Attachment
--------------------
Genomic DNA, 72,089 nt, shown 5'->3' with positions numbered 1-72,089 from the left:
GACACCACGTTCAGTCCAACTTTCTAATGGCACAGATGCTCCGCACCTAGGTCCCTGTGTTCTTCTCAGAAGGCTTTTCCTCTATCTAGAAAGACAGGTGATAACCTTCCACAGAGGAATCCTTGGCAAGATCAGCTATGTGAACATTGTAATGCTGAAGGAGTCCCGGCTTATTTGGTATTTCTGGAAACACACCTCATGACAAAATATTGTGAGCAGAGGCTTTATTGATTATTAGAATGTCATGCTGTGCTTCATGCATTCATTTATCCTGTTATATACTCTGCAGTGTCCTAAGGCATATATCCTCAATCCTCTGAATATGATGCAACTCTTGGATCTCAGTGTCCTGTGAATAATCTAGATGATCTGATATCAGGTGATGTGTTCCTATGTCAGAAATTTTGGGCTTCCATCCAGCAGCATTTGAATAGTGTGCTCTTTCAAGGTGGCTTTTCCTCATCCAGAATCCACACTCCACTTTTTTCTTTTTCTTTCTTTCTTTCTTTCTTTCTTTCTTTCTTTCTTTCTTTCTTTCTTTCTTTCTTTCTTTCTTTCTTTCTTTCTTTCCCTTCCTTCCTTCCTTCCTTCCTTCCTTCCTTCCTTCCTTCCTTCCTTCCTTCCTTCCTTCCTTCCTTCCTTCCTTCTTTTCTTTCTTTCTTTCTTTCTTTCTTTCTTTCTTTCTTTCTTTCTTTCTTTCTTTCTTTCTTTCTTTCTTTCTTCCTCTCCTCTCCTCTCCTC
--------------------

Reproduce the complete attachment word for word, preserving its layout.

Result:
Genomic DNA, 72,089 nt, shown 5'->3' with positions numbered 1-72,089 from the left:
GACACCACGTTCAGTCCAACTTTCTAATGGCACAGATGCTCCGCACCTAGGTCCCTGTGTTCTTCTCAGAAGGCTTTTCCTCTATCTAGAAAGACAGGTGATAACCTTCCACAGAGGAATCCTTGGCAAGATCAGCTATGTGAACATTGTAATGCTGAAGGAGTCCCGGCTTATTTGGTATTTCTGGAAACACACCTCATGACAAAATATTGTGAGCAGAGGCTTTATTGATTATTAGAATGTCATGCTGTGCTTCATGCATTCATTTATCCTGTTATATACTCTGCAGTGTCCTAAGGCATATATCCTCAATCCTCTGAATATGATGCAACTCTTGGATCTCAGTGTCCTGTGAATAATCTAGATGATCTGATATCAGGTGATGTGTTCCTATGTCAGAAATTTTGGGCTTCCATCCAGCAGCATTTGAATAGTGTGCTCTTTCAAGGTGGCTTTTCCTCATCCAGAATCCACACTCCACTTTTTTCTTTTTCTTTCTTTCTTTCTTTCTTTCTTTCTTTCTTTCTTTCTTTCTTTCTTTCTTTCTTTCTTTCTTTCTTTCTTTCTTTCCCTTCCTTCCTTCCTTCCTTCCTTCCTTCCTTCCTTCCTTCCTTCCTTCCTTCCTTCCTTCCTTCCTTCCTTCCTTCTTTTCTTTCTTTCTTTCTTTCTTTCTTTCTTTCTTTCTTTCTTTCTTTCTTTCTTTCTTTCTTTCTTTCTTTCTTCCTCTCCTCTCCTCTCCTC